|DENNIS E. CAVANAUGH,
KENNETH S. APFEL, Commissioner, Social Security Administration,
Dennis Cavanaugh appeals from the district court's decision affirming the Commissioner's denial of his application for Social Security disability insurance benefits. We review the Commissioner's decision to determine whether factual findings are supported by substantial evidence and whether correct legal standards were applied. See Winfrey v. Chater, 92 F.3d 1017, 1019 (10th Cir. 1996). For the reasons stated below, we affirm.
In December 1993, Mr. Cavanaugh filed an application for benefits claiming disability since December 31, 1985, due to migraine headaches, depression and hearing loss.(1) The matter came before an administrative law judge, who found that because his insured status expired on March 31, 1990, Mr. Cavanaugh had to prove he was disabled by that date. See Henrie v. United States Dep't of Health & Human Servs., 13 F.3d 359, 360 (10th Cir. 1993). The ALJ concluded that he had not, finding that he failed to demonstrate any severe impairment that significantly limited his ability to work, and thus ending the inquiry at step two of the five-step process for determining disability. See 20 C.F.R. § 404.1520. The Appeals Council denied review, making the ALJ's decision the final decision of the Commissioner.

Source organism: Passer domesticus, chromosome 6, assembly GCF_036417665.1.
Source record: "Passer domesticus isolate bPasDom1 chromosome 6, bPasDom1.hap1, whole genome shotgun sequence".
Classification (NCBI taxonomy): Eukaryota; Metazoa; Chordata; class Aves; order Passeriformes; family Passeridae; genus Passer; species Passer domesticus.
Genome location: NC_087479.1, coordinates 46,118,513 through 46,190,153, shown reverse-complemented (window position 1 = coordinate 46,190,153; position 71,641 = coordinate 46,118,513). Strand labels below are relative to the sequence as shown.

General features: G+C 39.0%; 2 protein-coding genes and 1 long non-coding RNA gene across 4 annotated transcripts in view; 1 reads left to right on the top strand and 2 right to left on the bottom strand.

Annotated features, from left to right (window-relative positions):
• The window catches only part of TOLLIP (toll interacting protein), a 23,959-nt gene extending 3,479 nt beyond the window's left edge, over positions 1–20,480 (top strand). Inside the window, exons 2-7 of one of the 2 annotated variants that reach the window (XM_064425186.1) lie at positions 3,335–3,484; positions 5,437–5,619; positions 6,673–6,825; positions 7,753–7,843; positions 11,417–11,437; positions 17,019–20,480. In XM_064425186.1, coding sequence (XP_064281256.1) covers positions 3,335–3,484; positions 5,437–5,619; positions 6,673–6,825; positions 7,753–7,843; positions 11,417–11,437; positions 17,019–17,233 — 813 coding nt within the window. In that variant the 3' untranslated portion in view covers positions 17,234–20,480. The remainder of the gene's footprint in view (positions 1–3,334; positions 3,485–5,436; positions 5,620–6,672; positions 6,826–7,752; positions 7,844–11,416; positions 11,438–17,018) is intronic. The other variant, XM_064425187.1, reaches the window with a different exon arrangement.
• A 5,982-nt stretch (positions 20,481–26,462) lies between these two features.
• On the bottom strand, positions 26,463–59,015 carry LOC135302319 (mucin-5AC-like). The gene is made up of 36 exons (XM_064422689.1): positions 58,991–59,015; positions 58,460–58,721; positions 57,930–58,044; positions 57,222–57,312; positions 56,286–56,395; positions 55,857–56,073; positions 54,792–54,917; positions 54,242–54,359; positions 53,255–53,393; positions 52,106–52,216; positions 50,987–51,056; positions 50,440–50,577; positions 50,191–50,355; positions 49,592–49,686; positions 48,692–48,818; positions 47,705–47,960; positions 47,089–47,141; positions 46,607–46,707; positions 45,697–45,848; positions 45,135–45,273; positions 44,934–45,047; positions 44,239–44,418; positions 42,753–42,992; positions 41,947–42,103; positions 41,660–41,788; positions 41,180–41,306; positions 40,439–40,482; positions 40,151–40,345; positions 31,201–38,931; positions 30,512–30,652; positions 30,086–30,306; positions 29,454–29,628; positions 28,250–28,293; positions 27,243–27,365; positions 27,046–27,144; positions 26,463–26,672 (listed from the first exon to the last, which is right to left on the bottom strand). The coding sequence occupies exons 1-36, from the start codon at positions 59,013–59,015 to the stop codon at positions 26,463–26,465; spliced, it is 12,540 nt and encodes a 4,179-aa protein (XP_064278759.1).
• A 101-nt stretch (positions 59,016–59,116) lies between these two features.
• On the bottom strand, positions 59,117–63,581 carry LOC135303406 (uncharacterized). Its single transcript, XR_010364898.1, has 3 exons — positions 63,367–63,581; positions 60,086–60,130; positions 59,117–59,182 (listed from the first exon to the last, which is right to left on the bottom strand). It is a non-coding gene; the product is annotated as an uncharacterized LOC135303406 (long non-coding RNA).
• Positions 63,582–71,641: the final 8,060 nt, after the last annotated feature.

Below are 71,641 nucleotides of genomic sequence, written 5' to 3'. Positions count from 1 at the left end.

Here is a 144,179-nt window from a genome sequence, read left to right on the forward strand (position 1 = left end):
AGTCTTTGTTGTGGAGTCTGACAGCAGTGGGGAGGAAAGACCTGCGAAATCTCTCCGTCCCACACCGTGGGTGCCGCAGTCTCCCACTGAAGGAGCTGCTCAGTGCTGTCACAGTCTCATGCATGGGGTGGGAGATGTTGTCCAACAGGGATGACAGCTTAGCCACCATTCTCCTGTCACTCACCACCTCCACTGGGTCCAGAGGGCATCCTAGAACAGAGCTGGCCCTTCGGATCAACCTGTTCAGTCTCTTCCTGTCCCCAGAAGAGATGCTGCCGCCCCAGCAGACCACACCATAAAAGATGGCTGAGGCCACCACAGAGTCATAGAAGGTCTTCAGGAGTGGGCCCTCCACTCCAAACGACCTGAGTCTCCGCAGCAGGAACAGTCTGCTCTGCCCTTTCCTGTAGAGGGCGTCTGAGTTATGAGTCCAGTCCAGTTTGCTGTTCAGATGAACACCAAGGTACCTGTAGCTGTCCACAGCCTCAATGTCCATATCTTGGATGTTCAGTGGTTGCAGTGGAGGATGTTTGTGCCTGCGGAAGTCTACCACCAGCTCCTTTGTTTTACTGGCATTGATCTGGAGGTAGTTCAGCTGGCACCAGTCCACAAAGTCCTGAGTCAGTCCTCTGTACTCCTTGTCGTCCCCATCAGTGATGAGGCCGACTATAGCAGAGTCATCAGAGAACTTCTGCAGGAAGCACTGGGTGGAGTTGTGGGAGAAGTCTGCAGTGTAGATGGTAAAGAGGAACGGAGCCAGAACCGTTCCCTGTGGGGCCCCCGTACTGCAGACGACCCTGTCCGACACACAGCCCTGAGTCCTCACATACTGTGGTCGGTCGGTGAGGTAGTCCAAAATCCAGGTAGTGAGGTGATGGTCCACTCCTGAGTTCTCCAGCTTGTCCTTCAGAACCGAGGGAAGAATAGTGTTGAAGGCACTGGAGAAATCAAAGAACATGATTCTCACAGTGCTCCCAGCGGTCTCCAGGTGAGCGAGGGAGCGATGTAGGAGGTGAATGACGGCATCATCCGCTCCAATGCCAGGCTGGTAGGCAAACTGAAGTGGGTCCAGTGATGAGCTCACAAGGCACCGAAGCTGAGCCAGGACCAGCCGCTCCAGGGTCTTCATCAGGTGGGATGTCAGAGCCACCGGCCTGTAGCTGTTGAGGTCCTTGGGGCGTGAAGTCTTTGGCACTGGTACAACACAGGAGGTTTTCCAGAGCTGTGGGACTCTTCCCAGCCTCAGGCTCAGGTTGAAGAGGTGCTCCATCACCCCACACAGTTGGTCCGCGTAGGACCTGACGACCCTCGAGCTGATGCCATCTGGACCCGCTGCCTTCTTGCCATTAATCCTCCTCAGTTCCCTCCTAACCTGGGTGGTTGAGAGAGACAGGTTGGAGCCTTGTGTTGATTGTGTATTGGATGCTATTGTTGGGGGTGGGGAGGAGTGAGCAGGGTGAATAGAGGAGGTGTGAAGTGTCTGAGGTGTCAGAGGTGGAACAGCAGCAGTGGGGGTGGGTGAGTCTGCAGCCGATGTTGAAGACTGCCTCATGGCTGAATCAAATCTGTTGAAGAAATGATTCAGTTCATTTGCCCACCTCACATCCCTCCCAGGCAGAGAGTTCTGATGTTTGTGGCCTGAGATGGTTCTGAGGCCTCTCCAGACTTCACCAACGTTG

On appeal, Mr. Cavanaugh first contends that the ALJ erred by finding that there was no medical evidence supporting his claim of a disabling hearing loss. Specifically, he contends that an audiologist's report dated January 30, 1986, demonstrated that he had a severe hearing loss. That report stated that Mr. Cavanaugh
has a moderate to severe mixed hearing loss in the right ear. In the left ear he has a mild conductive hearing loss, in the low frequencies, and a severe high frequency loss at 8000 hertz. His speech reception threshold in the right ear is 55 dB and in the left ear it is 20 dB. His discrimination scores are 90% bilaterally. The tympanograms indicate normal middle ear systems. The reflexes were absent bilaterally.
Appellant's App. Vol. II at 124.